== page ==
Owning a pet takes time, money, and commitment. It isn’t something to enter into lightly or on a whim. But if you have a pet, or are considering taking the plunge, here are some of the benefits you can enjoy.

  • You’ll get healthier and fitter if you walk your dog or play with your pet.
  • Interacting with others when you’ve got your pet with you is a great way to make new friends or meet that special someone.
  • Stroking a pet will lower your stress hormones and release feel-good ones. It’s a great way to stay mentally and emotionally healthy.
  • Pets provide companionship. A 2019 study showed that almost 9 out of 10 people see their pet as a member of the family.
  • Owning a pet can help you create routine in your life. Habits are especially important if you are on the spectrum or suffer from anxiety or stress.

Being the owner of a senior dog means I know our years together are growing ever shorter. It’s something anyone who’s ever owned a pet understands. It’s almost inevitable that when you get a pet you’ll have to live through the heartbreak of their death.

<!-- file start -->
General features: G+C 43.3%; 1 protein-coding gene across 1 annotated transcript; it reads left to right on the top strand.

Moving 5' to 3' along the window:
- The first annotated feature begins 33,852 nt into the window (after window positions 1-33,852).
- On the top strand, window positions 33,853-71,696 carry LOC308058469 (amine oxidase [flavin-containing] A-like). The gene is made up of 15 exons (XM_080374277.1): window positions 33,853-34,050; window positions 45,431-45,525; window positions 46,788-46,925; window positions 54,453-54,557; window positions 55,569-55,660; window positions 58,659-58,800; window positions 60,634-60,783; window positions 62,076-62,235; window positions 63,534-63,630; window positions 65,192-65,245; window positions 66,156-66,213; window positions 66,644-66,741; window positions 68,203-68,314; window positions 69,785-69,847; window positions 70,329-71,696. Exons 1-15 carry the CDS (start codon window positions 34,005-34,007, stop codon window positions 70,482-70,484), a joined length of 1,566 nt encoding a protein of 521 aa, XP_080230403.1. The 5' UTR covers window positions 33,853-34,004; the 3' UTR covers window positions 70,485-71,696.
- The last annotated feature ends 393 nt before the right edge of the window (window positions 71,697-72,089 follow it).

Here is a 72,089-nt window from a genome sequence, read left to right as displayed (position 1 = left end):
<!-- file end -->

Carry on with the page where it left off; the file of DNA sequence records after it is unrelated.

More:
I know many people who felt the grief of their pet passing, so intensely that they’ve vowed never to do it again. But as the saying goes, perhaps it’s better to have love and lost than never to have loved at all.

Whatever your situation, take time on Friday to give your pet or somebody else’s a little extra love. And if you are in the market for a pet, remember the original purpose of national dog day and consider visiting your local SPCA or shelter.

This article is written by or on behalf of an outsourced columnist and does not necessarily reflect the views of Castanet.



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About the Author

Reen Rose is an experienced, informative, and engaging speaker, author, and educator. She has worked for over three decades in the world of education, teaching children and adults in Canada and England.

Research shows that happy people are better leaders, more successful, and healthier than their unhappy counterparts, and yet so many people still believe that happiness is a result of their circumstances.

Happiness is a choice. Reen’s presentations and workshops are designed to help you become robustly happy. This is her term for happiness that can withstand challenge and change.

Reen blends research-based expertise, storytelling, humour, and practical strategies to both inform and inspire. She is a Myers Briggs certified practitioner, a Microsoft Office certified trainer and a qualified and experienced teacher.

Email Reen at [email protected]

Check out her websites at www.ReenRose.com, or www.ModellingHappiness.com



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The views expressed are strictly those of the author and not necessarily those of Castanet. Castanet does not warrant the contents.